Motorola has produced many devices in the past that are perfect for developers, but it's too early to tell if the next generation of devices from the brand will be as versatile.
Rooting a Nexus Phone
Nexus phones work well with the Android SDK tools, so if you want to root one of these devices, the best option is to familiarize yourself with the kit. It contains all the tools you'll need to unlock the bootloader so you can flash a new image to the device. You can even create a custom recovery image that the tool will automatically push to the device. Using the Nexus Factory Images, you can repair almost anything within the firmware of the device.
It might seem strange, but Google, the tech giant behind Nexus phones, not only allows the bootloader in their devices to be unlocked, but they go so far as to offer instructions for the process. This is one of the few brands that won't void your warranty if you unlock the bootloader or add new software to your device. It's as if Google understands that new and open software is the key to progress, so don't ignore these dependable tools from Google.
After you've flashed a recovery image to the Nexus device, you can then push all the necessary files to the device. Once the rooting process is complete, you'll be presented with multiple options for the next step. Those who want to tweak and experiment with the Android OS should seriously consider a Nexus phone.
Other Rooting Methods
With more than 12,000 Android phones on the market, it's not possible to include instructions for all of them in a single article.
In some cases, these phones have an established method for unlocking the bootloader. Some of them are approved by the developer, and some were created by third-party entities. A decent percentage of the phones could be rooted with apps that have been previously mentioned, like Kingo Root and towelroot. You can find a list of phones that are compatible with these sorts of apps online, but most of them will be compatible. Even obscure brands like Phicomm or Hauwei are compatible.
While most Android phones can be rooted using commercial root apps, it's best to make a list of pros and cons before using any of them. Some of these apps only work because they take advantage of an exploit in the software, which means any security measures might consider those apps to be viruses. In some cases, software updates to the phones can prevent the apps from remaining supported if the exploits are closed. These apps are constantly being reworked to remain as compatible as possible, and the fact that such services can produce a profit means they will continue progressing and advancing. Developers must keep the apps up to date if they want them to remain profitable, so you should be able to rely on many of them.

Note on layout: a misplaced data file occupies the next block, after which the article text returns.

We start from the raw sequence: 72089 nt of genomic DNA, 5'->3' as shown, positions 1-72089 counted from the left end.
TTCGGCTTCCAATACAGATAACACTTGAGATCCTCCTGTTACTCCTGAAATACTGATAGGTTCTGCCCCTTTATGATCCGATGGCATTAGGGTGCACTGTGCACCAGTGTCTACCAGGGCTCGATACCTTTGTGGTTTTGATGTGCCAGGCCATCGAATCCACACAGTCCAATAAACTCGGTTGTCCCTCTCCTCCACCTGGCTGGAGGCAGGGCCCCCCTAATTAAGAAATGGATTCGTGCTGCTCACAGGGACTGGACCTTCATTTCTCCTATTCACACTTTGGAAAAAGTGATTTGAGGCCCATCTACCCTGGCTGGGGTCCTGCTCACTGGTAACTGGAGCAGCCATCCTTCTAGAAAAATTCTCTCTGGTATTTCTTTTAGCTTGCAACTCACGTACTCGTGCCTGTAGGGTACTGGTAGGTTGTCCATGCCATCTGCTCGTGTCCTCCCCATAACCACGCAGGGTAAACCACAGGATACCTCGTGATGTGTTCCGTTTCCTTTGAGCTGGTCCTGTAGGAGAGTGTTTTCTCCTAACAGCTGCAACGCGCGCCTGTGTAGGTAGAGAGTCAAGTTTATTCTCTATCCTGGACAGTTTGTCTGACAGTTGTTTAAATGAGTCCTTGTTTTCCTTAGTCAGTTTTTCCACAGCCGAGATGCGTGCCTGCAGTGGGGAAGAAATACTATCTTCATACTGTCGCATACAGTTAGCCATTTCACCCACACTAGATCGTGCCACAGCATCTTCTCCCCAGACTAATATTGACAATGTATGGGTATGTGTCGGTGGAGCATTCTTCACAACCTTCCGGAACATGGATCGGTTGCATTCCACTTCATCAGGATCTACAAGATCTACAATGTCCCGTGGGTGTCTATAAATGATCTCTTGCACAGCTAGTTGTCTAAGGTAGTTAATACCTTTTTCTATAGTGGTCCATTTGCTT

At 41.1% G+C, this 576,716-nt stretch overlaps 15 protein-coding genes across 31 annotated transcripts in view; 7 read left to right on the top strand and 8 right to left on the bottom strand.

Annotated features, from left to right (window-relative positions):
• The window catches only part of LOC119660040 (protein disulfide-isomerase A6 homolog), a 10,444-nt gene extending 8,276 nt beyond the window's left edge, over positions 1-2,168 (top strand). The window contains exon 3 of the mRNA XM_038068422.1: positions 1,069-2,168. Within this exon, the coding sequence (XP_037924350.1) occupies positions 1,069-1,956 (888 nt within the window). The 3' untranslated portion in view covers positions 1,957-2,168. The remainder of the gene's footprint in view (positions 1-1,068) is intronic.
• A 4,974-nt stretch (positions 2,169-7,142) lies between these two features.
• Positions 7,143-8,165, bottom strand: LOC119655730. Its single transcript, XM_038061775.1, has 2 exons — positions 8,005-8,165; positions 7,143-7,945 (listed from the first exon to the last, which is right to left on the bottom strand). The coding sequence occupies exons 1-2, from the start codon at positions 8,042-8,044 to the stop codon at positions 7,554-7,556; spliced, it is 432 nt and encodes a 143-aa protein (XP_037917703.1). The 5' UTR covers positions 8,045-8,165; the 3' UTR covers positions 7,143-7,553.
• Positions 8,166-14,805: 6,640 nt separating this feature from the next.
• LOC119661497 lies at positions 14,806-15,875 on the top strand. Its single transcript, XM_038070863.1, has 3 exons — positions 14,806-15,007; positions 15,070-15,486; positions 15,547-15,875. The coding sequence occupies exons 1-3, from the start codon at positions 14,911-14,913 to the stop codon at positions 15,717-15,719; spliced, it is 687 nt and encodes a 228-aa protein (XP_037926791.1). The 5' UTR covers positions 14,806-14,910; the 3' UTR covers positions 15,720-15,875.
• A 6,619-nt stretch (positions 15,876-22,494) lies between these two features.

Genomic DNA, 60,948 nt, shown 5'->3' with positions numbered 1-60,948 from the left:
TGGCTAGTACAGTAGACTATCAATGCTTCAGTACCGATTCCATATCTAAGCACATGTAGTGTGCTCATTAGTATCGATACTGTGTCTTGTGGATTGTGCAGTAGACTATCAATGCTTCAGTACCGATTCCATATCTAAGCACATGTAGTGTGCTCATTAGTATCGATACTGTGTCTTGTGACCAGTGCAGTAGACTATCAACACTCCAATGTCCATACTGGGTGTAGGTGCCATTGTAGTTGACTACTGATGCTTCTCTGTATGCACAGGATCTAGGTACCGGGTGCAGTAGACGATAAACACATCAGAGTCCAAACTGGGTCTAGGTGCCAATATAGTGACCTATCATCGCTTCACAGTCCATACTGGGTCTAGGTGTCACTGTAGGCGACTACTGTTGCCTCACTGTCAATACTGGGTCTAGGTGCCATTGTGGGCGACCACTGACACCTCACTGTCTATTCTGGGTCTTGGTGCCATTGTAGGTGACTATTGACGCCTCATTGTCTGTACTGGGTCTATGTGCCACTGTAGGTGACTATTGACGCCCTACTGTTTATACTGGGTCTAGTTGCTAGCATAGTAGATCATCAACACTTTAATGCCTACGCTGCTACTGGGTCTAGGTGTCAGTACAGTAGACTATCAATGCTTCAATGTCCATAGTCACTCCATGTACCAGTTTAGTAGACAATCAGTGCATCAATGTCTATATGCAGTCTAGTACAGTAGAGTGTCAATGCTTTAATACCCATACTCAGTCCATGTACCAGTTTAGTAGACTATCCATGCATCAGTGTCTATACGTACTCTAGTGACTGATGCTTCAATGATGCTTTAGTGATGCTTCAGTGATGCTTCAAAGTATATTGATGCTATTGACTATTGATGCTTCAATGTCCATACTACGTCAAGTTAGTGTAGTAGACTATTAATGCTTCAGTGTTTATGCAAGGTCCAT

When considering a company like Kingo Root or OneClickRoot, it's a good idea to keep their ethics in mind. Any company that makes it their mission to access sensitive information for their customers should be scrutinized, so don't worry about feeling skeptical when it comes to one of these apps or services. Many people argue that these sorts of services are unsafe, and that could be true. Of course, the apps have produced many satisfied customers, so who's to say whether or not the companies are ethical? You must make the choice for yourself, especially when it's your device that may suffer the consequences.
The first step in making the decision to root your device is learning what the process involves and determining if it would be worth it for what you need from your device. Now that you've gotten that information, you can start to find what will work for you.
Be sure to absorb as much information about the rooting process as you can for your particular phone. Find out if there are any specific issues with rooting your device, and take a look at the detail within the Android SDK. Make sure you are completely prepared for all eventualities before you start installing software or even connecting cables. Without some general knowledge about computers and software, you might have trouble rooting even the easiest pieces of hardware. Learn how to work with a file manager or zip files, and don't be afraid to ask for assistance. Any questions you have should be thoroughly answered before you start the process.
If you have questions or concerns about rooting your phone, try looking in online forums for the answer or a step in the right direction. Many people who tinker with Android devices provide assistance in these forums, so it can be an excellent place to start looking for information. Don't ignore information that you could easily access when it might help you protect and optimize your smartphone. Those devices are far too expensive to attempt to alter without the proper level of preparedness. Stay informed, be cautious, and above all, enjoy yourself!
Wirefly Is America's Most Trusted Source For All Cell Phones, Plans, TV, and Internet Deals
Wirefly offers great deals on a large selection of smartphones, cell phones, tablets, mobile hotspots, and other wireless devices for the nation's most popular carriers. Use Wirefly’s innovative cell phone and plan comparison tools to ensure you are getting the best deal on the market. Shop with confidence knowing that Wirefly wants to help you find the best prices on cell phones, cell phone plans, TV, and Internet service.